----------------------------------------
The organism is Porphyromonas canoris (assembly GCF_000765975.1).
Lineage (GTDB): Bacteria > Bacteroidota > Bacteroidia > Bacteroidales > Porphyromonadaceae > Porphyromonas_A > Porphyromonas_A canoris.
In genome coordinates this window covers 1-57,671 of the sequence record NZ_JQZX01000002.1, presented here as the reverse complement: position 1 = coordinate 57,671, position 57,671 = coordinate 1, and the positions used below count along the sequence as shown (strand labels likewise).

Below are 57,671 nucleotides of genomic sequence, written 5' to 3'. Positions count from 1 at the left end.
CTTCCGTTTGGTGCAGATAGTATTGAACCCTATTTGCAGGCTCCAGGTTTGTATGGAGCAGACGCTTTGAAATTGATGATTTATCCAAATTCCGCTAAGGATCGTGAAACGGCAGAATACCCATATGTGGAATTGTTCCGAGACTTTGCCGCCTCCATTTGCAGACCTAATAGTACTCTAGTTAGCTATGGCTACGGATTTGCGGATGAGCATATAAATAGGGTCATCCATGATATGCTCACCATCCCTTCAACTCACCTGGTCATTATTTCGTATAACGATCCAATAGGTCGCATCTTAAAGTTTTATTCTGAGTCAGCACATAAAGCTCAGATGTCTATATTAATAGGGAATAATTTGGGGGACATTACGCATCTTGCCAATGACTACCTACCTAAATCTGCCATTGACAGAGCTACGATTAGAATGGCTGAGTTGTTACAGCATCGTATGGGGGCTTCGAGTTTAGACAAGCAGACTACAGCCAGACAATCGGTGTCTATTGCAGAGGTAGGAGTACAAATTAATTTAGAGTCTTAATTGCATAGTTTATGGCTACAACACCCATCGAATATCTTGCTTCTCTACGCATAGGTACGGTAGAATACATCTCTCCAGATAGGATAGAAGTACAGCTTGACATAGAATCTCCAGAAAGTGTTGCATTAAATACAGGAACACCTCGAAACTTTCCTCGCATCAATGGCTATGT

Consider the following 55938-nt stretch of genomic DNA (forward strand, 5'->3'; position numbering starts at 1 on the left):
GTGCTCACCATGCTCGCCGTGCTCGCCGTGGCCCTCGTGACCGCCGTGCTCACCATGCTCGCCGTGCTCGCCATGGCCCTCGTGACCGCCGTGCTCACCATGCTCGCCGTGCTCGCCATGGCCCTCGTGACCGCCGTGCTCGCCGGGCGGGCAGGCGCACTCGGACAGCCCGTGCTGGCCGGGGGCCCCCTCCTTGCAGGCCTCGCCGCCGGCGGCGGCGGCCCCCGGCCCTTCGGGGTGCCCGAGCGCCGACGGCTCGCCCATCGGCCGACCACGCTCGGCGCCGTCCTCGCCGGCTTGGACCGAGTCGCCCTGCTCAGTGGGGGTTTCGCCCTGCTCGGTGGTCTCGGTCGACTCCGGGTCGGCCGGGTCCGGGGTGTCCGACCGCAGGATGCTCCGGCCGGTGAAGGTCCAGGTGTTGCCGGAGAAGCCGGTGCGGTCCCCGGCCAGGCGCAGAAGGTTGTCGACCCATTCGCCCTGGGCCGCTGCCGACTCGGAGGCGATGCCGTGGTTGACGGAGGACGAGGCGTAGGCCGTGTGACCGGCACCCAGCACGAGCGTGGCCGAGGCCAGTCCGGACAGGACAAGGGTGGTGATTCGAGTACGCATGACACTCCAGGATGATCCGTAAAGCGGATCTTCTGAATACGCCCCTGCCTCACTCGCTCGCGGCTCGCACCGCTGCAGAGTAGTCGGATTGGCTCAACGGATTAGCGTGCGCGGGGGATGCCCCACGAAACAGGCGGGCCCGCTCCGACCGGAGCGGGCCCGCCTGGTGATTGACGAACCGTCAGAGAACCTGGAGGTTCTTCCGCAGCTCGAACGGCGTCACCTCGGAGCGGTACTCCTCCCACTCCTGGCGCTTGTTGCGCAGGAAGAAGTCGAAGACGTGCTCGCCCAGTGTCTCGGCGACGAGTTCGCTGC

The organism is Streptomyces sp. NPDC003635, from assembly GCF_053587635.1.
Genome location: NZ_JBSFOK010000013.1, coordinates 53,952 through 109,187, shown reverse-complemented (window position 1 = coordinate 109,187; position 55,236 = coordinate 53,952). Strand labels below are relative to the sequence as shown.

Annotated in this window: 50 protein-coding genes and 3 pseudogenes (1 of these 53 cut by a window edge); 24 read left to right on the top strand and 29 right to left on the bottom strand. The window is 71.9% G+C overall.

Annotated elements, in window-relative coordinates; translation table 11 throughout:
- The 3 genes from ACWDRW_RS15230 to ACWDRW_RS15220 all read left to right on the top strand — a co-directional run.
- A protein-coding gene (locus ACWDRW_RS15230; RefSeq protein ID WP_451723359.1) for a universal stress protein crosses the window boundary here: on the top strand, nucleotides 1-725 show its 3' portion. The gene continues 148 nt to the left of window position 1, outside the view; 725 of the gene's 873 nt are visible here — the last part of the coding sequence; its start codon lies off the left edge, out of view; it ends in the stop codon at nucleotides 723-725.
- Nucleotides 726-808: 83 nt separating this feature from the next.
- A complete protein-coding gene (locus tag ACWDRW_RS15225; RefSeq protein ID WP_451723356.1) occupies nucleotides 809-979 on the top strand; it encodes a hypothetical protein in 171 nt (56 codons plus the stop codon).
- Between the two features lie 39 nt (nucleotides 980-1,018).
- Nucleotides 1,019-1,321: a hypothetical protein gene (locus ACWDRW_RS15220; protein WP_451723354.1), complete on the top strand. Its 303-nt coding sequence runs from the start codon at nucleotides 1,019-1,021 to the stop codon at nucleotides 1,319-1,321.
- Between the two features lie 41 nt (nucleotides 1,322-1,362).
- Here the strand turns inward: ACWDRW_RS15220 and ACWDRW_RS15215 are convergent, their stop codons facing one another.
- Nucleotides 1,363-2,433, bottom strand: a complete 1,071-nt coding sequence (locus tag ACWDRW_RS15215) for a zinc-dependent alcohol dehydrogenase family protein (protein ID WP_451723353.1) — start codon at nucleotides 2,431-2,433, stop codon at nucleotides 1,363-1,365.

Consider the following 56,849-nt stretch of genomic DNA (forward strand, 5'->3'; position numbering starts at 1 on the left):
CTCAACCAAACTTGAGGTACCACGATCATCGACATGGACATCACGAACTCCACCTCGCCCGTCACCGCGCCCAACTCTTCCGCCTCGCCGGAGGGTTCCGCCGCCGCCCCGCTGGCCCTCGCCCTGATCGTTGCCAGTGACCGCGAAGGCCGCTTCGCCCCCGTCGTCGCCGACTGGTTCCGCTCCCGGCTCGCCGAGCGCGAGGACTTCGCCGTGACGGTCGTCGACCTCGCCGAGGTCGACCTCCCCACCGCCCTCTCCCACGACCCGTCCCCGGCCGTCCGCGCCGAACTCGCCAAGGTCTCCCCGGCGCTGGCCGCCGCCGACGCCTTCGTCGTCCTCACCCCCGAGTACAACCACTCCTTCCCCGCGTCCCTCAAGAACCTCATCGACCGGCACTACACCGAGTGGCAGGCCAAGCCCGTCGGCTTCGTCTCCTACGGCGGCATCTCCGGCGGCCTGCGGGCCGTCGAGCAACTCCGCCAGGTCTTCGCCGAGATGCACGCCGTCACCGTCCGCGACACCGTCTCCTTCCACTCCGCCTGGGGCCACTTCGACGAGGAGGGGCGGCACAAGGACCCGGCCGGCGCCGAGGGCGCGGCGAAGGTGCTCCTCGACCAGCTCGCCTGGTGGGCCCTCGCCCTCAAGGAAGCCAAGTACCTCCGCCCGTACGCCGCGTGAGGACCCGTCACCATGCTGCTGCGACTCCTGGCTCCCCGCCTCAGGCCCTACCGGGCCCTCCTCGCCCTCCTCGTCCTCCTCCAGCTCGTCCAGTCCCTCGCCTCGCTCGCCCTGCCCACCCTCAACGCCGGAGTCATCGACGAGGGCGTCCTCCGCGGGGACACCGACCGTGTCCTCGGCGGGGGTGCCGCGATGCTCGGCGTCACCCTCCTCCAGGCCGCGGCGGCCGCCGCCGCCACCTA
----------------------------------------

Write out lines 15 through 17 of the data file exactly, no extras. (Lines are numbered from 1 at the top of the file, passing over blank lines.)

- A complete protein-coding gene (locus tag ACWDRW_RS15225; RefSeq protein ID WP_451723356.1) occupies nucleotides 809-979 on the top strand; it encodes a hypothetical protein in 171 nt (56 codons plus the stop codon).
- Between the two features lie 39 nt (nucleotides 980-1,018).
- Nucleotides 1,019-1,321: a hypothetical protein gene (locus ACWDRW_RS15220; protein WP_451723354.1), complete on the top strand. Its 303-nt coding sequence runs from the start codon at nucleotides 1,019-1,021 to the stop codon at nucleotides 1,319-1,321.